And I’m even going to say he should be starting by about ⅔ of the way through the season. Otto Porter Jr. isn’t the future of the Bulls. Neither is Garrett Temple. Chandler Hutchison is fine. But Williams has all the tools to be a starting wing in the NBA, and if this is the season management is using to analyze the roster, starting Patrick for a decent stretch should be on not only the front office’s personal list, but the coaching staff’s as well.


Who is the sneaky contender -- i.e. not a starter -- to flourish in Billy Donovan's first season?

Rob Schaefer: When he's fully ramped up following his excused absence quarantine period, it's Tomáš Satoranský for me. With his positional size and playmaking, he can fit into almost any backcourt configuration Donovan concocts (you remember those three-guard units in Oklahoma City that so flourished). And is there a more free-flowing, read-and-react, ball-and-player-movement friendly player on the roster? Rejuvenating poor -- by his standards -- catch-and-shoot numbers would clinch this pick. And he worked intimately this offseason with the trainer that’s credited with helping him jump more than 20 points in 3-point percentage between his first and second NBA seasons.

K.C. Johnson: Chandler Hutchison would’ve been the answer even if he didn’t have as strong of a preseason as he did. When healthy, he has proven he can defend, rebound and handle the ball. And while he doesn’t possess the quickest release on his jumper, he moves well without the ball, a staple of Billy Donovan’s offense.

Jason Goff: Chandler… It’s time. Staying healthy for a couple months straight and performing like the first-rounder they drafted out of Boise St. He’s an end-to-end athlete who doesn’t have a lot of wiggle, so I’d like to see that ball-handling grow so he can be an alternate ball-handler either on the break or in your initial offensive setups. I’m hoping Donovan can unlock the things that we see occasionally and make them more consistent.

Tony Gill: The only correct answer to this question is Denzel Valentine, right? I mean, just on the pure fact that he’s going to actually play under Donovan. Valentine is a good player and can contribute. With a more defined role and more consistent usage, I think his output is going to be felt this year.

Over-under: 1.5 trades by the March 25 deadline? And who (one player) do you think would be most likely to go?

Tony Gill: We’re still getting used to the new front office’s vision and management style. So, without any patterns to lean on or habits to read into, this is probably the most guessing any of us are going to do on this.  


That said, I’m going to lean under. I believe the new regime legitimately wants to see this group for a full season. The caveat: If someone needs a scorer in, say, Zach LaVine, and makes an offer you can’t refuse, you do it. But if, for example, the way the new front office handled Jim Boylen’s firing is any indicator, I’d bet they’ll want to see the players on this roster for themselves over a large sample size. 

Most likely to be traded is LaVine. He’s the team’s most valuable asset, and could hypothetically be used to accelerate the retool. He’s on a bargain of a contract and could instantly help a more suitable team. All other players’ values are at a low point at this moment.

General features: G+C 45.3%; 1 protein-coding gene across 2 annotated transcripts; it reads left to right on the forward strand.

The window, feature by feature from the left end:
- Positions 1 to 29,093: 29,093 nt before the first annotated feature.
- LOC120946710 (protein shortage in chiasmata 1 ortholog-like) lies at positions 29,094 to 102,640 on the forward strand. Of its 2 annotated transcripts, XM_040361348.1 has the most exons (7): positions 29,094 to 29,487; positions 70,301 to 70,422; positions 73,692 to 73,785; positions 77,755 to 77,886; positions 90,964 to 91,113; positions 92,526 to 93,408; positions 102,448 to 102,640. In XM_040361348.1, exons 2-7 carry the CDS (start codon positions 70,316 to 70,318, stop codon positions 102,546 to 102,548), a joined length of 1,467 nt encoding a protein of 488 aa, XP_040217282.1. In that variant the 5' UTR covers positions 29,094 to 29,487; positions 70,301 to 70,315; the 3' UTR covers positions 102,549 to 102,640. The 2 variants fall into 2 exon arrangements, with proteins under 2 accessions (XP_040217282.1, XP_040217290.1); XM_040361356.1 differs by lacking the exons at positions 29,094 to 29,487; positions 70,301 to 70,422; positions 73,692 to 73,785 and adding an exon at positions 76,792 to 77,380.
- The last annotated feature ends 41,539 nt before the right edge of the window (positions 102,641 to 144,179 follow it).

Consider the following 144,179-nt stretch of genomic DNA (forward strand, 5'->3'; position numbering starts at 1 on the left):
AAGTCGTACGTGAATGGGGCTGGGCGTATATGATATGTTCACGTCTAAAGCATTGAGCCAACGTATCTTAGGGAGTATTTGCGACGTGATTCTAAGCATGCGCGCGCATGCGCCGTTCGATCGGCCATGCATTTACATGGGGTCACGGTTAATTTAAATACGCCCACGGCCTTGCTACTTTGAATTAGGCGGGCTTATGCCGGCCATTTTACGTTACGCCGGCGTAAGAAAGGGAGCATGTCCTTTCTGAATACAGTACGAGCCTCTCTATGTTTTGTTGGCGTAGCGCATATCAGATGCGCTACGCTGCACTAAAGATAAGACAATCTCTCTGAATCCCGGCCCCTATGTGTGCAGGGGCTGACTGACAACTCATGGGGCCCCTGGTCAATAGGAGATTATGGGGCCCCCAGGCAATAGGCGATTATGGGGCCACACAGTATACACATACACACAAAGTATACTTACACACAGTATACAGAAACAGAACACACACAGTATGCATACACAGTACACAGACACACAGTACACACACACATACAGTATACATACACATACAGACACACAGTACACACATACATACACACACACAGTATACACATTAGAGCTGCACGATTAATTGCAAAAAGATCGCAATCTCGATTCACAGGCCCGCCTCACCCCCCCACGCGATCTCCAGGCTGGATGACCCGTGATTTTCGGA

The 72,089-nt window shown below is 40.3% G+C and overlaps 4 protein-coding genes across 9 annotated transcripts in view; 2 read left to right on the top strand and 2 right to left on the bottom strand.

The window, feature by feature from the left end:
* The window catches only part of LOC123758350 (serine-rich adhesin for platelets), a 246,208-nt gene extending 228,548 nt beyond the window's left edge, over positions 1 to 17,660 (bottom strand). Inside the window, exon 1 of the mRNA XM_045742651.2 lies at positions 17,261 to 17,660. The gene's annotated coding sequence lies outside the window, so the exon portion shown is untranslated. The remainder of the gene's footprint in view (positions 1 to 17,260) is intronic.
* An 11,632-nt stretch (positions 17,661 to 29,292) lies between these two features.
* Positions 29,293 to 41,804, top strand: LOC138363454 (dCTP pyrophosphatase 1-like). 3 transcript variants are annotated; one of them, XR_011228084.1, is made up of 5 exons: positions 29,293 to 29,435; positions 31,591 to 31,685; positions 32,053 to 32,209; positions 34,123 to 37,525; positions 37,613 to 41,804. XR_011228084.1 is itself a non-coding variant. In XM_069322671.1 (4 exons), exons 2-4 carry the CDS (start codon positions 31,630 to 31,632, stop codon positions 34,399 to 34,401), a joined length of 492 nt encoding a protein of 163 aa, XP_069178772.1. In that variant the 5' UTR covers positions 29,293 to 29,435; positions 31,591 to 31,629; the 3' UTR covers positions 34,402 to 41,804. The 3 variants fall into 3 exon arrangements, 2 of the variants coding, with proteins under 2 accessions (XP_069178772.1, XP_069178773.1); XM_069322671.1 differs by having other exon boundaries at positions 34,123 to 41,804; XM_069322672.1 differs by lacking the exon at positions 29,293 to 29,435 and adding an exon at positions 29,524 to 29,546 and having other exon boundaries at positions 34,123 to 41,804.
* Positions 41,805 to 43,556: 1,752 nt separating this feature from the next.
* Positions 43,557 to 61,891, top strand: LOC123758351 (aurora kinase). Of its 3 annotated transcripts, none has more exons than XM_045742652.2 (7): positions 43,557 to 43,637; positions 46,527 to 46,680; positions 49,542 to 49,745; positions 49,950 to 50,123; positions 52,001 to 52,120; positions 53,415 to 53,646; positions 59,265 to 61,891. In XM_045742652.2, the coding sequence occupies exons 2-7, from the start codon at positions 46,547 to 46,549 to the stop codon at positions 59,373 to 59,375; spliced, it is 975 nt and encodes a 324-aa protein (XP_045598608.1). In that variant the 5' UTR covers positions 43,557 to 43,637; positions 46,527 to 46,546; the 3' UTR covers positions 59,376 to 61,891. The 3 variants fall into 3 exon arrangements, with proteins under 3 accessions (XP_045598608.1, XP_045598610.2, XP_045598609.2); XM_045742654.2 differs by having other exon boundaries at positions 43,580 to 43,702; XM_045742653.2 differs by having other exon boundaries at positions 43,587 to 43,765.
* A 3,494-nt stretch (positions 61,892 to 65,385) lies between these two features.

K.C. Johnson: Under. The Bulls will make one trade. I’m going with Thad Young. Between his veteran dependability and his partially guaranteed deal in 2021-22, he makes the most sense. Plus, it alleviates the low-key logjam at power forward.

Jason Goff: Under. Otto Porter Jr. becomes less valuable in my eyes as we see the 2021 free agent class not looking as tantalizing as we thought it once might. Usually, massive expiring contracts -- Porter’s is $28.5 million -- are useful for teams looking to carve out cap room. But having a bunch of free money next offseason to throw, like, John Collins the max isn’t a place I think a lot of teams want to see themselves.

Rob Schaefer: Over. Let’s get wild.

I’m not necessarily sure core pieces start to get shuffled until next offseason. The new regime seems like they’re thorough in their evaluations, if nothing else. So, if only one player ends up going, I think it’ll be Thad Young -- hopefully, to somewhere closer to contention.

Won't be an All-Star game, but will Zach LaVine earn an All-Star selection this year?

Tony Gill: Outright, I’m going to say no. It’s just going to take too much in my opinion to get him in with the Wizards adding Russell Westbrook, and both Kyrie Irving and Kevin Durant back for the Nets. LaVine would have to average almost 30 points per game and have the greatest half season of his life to counteract the Bulls’ record, which, as mentioned, I don’t see taking a massive leap. 


To be clear: This is no slight on LaVine. But this is the high point in the NBA where guards dominate. It’s tough to get in. Last season, it was a struggle to get Devin Booker in on the Western Conference side, and he’s a few notches better than LaVine.

Rob Schaefer: Tony hits it on the head. If LaVine was on the outside looking in last season, I’m not sure where he breaks in this year with Westbrook, Durant, Irving and even Jrue Holiday now theoretically in play. Bradley Beal was left out last season too. LaVine is only getting better and coming at this season with a focused, team-first approach. There's no denying that. But the Bulls would need to achieve a level of win-loss success I don’t see coming to vault him over some of the more established names.

K.C. Johnson: With apologies to Mr. LaVine, I don’t see it. It certainly won’t be for lack of production or care factor. LaVine has publicly acknowledged how much an All-Star selection would mean to him, which isn’t selfish because it’s rooted in the team-first goal of winning. If the Bulls had had a better record last year, he would have made it. And that’s where he’ll fall short again. There are just too many  good guards from teams who will likely have a better record than the Bulls.

Jason Goff: I do not believe Zach LaVine will be an All-Star this year. The same guy(s) he’s battling with got better team-wise. If LaVine hits 30 points per game, there’s no way to keep him out. To average that he has to take a couple of steps. I hope he does. But I still see him barely missing it, with team success being the major factor.